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Trip Report

Image Lake via Miners Ridge — Wednesday, Aug. 1, 2012

North Cascades
Miner's Ridge lookout
Image Lake hike, 1-6 August 2012 For senior citizens like me, this hike reminded me that knees are not designed to last an eternity. The first leg of the hike is a 10.5-mile stretch of road from the closure on the Suiattle River Rd to the Suiattle River trailhead (TR #784). An easy stroll on a flat surface offering a few good stopping places — Buck Creek campground, and the old USFS horse barn and meadow (between mile post 18 & 19). Note the damage to the Downy Creek and Sulphur Creek bridges and be thankful they are still in place, because fording those two creeks would certainly be challenging. Good campsites are available at the Sulphur Creek campground which has been closed since the floods of October 2003. All one has to do is find their way through the brush and overgrowth, and fight the hordes of hungry insects. The presence of usable outhouses should not be underestimated. If after arriving at Sulphur Creek campground you have sufficient energy to continue, TR #784 will be happy to absorb your remaining energy. From the trailhead to the junction of the Image Lake trail #785 is about 10.25 miles and offers several viable campsites complete with convenient streams. The last campsite just before TR #785 has an outdoor privy box. But, again, for the hearty senior citizen, hiking 20 miles in a single day, might be a bit much. By the way,TR #784 is in good shape with only 3 trees to climb over. If you are of a mind for diversion, take a side trip on the new extension of the Pacific Crest Trail and checkout the new bridge over the Suiattle River. Hats off to the folks who built the bridge — its a beauty. From the last campsite before TR #785 to the top of Miner’s Ridge is a bit of a haul — approximately 5.0 miles, 36 switchbacks, and an elevation gain of 3,400 feet. If you are not planning to hike further east — to Holden, or Stehekin, or Buck Creek Pass, consider making your base camp at the campsite just west of TR #785 on TR #784. If you do this, you’ll only need to carry a small day pack up to Image Lake. Pack water, you’ll need it. TR #785 offers wonderful views of the Suiattle River Valley, Glacier Peak, and Ten Peak. As of this date (3 Aug), the trail has 3 trees across it. No problem for people, but would definitely impede horse travel. Upon reaching the top of Miner’s Ridge, a short hike to the Miner’s Ridge lookout is in order. The views from the catwalk are something to write home about. If the lookout is manned, be certain to ask for permission to come aboard. The hike from the lookout to Image Lake is 0.75 miles. There is no snow on the trail, the lake is ice free, but be prepared to share your lunch with black flies, horse flies, and mosquitoes. The unofficial restoration project (became official in 1971) I started in the summer of 1970 when I was stationed at Image Lake as the Wilderness Ranger has paid great dividends — no campsites around the lake basin, no fire rings, and no extraneous trails. After returning to base camp, contemplate a short hike (1.5 mi) on the Suiattle River/Pacific Crest trail to Miner’s Creek camp. From here, you will have an opportunity to view the damage caused by the floods of 2003. The old campsites below the PCT and the old high bridge crossing the Suiattle River are history — no campsites, no bridge, just rubble, dead trees, and sand cliffs. The return hike to the gate across the Suiattle River Rd. is a repeat. Be thankful for cool and shade, take advantage of an early morning start, use DEET.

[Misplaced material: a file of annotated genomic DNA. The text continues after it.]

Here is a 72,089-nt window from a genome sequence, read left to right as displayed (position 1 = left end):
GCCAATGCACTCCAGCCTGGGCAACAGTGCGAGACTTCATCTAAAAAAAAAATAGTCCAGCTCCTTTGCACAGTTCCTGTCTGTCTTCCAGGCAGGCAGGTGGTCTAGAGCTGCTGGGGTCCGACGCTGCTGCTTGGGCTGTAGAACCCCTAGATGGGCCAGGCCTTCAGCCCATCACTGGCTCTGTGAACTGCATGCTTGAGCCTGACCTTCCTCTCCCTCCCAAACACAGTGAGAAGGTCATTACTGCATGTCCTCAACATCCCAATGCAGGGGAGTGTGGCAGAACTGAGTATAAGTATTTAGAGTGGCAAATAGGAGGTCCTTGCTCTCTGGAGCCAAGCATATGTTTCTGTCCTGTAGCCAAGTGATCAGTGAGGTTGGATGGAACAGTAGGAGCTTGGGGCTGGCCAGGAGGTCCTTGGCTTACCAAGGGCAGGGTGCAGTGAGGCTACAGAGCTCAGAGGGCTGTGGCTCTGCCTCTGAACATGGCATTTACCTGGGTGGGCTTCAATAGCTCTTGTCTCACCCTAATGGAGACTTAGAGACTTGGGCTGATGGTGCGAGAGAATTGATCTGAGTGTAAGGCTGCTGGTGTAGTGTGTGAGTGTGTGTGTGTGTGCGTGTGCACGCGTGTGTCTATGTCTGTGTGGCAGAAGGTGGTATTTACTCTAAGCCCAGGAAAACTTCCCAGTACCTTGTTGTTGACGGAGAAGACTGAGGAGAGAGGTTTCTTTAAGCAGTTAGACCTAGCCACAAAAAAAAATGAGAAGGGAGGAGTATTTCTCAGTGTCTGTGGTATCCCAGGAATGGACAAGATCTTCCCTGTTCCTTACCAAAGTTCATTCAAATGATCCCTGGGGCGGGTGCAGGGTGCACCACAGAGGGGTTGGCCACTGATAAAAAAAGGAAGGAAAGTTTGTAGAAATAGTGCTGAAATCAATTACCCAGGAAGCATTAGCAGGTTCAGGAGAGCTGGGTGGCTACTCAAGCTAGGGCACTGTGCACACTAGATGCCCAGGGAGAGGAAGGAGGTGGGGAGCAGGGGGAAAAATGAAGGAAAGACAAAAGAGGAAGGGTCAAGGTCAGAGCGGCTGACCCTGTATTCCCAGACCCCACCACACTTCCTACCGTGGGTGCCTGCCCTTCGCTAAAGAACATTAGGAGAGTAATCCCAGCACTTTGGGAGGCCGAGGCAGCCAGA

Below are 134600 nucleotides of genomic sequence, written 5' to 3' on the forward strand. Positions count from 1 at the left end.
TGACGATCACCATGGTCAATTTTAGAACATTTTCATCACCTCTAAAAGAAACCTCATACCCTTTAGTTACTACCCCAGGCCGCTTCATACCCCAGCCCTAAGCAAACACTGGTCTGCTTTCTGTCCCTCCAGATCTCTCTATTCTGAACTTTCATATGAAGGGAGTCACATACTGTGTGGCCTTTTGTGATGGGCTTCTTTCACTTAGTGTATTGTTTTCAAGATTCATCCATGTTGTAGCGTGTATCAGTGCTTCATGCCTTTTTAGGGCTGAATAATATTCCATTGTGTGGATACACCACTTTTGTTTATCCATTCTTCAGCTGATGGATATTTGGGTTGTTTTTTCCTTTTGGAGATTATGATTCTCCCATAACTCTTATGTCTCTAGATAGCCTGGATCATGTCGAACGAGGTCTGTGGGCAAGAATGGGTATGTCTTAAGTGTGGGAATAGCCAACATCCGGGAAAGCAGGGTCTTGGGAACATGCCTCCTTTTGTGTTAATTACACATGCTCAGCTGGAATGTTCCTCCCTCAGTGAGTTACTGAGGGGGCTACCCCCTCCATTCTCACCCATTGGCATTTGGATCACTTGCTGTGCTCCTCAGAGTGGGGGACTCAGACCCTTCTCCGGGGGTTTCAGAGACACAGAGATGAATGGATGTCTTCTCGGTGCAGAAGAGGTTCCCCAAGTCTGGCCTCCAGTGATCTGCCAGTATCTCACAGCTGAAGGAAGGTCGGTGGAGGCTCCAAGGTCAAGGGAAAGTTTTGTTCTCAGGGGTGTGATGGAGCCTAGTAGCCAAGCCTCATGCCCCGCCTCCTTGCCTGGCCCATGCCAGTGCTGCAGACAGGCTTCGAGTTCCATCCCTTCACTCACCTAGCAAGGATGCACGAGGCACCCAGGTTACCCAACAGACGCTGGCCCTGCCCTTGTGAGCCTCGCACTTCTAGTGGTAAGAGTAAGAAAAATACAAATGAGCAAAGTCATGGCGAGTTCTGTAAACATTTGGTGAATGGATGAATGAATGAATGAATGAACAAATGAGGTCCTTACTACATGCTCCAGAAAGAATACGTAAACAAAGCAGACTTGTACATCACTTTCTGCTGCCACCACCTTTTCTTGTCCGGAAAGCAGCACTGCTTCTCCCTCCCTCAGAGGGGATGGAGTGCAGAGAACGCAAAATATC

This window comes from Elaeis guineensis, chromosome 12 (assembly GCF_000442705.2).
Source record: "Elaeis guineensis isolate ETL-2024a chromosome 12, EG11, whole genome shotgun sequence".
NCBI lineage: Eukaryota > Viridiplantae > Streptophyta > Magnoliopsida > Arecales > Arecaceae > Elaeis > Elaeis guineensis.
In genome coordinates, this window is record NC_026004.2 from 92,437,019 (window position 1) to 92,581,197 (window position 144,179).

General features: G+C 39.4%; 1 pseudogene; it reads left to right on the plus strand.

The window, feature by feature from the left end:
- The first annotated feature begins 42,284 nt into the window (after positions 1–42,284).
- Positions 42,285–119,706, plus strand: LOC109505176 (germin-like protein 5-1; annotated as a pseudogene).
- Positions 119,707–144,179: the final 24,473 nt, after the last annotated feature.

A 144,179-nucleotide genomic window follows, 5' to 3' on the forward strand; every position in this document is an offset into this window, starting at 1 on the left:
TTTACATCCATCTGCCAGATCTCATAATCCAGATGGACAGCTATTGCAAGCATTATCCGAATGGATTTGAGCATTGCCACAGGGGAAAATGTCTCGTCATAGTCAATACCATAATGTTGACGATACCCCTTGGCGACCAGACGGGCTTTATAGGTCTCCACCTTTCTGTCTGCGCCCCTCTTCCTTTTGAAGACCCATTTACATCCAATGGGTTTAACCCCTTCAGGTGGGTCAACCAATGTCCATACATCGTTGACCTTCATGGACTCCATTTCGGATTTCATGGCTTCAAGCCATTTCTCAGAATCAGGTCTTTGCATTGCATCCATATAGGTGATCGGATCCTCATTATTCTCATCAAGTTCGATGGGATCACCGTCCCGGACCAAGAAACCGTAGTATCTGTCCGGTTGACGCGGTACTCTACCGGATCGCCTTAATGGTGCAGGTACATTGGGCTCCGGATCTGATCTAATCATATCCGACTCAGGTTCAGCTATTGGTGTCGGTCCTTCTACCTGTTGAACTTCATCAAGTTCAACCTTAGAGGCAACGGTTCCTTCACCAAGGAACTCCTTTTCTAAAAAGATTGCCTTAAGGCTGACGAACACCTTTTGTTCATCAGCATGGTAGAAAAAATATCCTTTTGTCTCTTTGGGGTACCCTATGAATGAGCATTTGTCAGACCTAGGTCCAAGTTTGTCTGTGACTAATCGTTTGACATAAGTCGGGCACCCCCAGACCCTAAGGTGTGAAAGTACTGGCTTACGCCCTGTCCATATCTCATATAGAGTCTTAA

Image Lake
Glacier Peak
Suiattle River valley, Glacier Peak, & Ten Peak